Mebendazole is a highly effective, broad-spectrum antihelmintic indicated for the treatment of nematode infestations, including roundworm, hookworm, whipworm, threadworm, pinworm, and the intestinal form of trichinosis prior to its spread into the tissues beyond the digestive tract. Other drugs are used to treat worm infections outside the digestive tract, as mebendazole is poorly absorbed into the bloodstream. Mebendazole is used alone in those with mild to moderate infestations. It kills parasites relatively slowly, and in those with very heavy infestations, it can cause some parasites to migrate out of the digestive system, leading to appendicitis, bile duct problems, or intestinal perforation. To avoid this, heavily infested patients may be treated with piperazine, either before or instead of mebendazole. Piperazine paralyses the parasites, causing them to pass in the feces. It is also used rarely in the treatment of hydatid disease. Evidence for effectiveness for this disease, however, is poor.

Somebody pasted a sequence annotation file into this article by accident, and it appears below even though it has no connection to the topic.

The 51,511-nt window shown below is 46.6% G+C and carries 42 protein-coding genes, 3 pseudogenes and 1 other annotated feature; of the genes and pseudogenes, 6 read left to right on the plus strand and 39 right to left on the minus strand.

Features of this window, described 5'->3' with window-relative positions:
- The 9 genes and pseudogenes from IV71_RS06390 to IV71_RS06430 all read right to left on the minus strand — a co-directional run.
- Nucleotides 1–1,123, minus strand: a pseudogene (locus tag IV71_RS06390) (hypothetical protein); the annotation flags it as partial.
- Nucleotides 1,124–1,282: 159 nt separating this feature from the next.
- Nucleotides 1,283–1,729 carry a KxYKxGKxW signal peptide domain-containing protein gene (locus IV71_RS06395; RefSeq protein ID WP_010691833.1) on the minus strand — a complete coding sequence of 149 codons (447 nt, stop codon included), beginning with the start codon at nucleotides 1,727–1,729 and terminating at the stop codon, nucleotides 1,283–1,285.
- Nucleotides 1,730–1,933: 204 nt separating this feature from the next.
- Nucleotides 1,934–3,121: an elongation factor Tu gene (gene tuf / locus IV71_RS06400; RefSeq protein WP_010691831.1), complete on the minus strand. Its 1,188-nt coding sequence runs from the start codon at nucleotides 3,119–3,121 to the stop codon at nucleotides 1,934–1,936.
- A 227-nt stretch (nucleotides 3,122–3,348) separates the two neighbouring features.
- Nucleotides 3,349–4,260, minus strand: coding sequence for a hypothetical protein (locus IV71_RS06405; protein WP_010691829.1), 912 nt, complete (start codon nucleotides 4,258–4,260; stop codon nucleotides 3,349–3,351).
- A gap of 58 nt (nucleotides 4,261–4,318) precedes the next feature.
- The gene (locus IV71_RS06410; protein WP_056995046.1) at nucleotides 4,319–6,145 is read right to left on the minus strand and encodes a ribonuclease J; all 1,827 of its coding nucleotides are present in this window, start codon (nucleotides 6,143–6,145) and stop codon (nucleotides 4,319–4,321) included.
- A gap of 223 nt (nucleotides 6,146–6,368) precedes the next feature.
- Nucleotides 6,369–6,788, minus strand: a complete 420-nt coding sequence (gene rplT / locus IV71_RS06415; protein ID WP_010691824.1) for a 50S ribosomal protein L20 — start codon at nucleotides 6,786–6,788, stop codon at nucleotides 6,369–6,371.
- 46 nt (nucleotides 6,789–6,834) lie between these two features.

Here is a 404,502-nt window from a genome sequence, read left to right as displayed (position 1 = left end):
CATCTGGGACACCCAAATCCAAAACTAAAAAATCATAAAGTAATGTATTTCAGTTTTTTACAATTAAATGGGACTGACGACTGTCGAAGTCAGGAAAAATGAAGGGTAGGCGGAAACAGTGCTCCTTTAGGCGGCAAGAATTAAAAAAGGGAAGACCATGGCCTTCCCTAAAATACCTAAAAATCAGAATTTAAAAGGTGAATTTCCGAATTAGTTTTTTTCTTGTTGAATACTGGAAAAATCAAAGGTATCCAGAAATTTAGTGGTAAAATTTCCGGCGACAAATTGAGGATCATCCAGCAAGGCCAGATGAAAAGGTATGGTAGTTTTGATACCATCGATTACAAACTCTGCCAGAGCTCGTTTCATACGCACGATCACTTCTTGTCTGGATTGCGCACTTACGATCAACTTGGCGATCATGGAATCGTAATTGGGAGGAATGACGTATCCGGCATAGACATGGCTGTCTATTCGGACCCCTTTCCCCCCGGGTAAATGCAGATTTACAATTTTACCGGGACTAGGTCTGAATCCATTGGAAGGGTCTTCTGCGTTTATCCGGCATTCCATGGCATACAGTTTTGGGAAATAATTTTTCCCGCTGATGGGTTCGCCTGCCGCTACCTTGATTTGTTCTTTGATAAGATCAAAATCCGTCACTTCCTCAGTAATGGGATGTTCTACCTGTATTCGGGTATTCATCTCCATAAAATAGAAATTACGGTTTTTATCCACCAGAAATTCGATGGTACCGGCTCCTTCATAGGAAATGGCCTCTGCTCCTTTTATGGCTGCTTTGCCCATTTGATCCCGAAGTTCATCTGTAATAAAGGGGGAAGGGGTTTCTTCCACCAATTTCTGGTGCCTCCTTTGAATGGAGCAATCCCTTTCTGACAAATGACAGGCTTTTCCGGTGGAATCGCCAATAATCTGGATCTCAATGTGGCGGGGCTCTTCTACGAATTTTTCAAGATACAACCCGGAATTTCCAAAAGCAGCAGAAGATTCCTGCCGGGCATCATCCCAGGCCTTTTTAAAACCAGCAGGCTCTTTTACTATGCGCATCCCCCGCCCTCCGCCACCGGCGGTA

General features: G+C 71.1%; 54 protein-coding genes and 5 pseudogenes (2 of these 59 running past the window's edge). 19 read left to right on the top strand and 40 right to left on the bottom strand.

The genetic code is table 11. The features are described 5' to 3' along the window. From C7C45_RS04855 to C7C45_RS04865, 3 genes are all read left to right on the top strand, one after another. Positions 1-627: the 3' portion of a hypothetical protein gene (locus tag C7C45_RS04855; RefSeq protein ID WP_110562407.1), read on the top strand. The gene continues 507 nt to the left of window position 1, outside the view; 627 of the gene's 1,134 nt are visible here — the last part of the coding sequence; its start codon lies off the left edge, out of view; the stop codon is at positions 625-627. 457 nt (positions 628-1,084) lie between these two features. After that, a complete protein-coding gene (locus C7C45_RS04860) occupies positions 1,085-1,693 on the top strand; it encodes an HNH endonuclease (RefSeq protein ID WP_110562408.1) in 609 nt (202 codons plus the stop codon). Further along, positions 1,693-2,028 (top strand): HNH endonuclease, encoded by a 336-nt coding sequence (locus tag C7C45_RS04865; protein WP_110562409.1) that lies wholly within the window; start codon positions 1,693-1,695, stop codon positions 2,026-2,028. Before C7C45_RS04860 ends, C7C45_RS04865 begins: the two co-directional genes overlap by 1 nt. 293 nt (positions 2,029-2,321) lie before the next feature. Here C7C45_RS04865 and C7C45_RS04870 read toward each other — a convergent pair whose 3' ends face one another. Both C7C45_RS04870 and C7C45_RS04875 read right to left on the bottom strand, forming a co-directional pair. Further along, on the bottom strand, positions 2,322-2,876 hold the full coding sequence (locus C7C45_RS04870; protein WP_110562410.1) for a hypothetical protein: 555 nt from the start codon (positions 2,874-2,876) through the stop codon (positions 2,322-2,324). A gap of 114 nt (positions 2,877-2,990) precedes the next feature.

Mebendazole and other benzimidazole antithelmetics are active against both larval and adult stages of nematodes, and in the cases of roundworm and whipworm, kill the eggs, as well. Paralysis and death of the parasites occurs slowly, and elimination in the feces may require several days.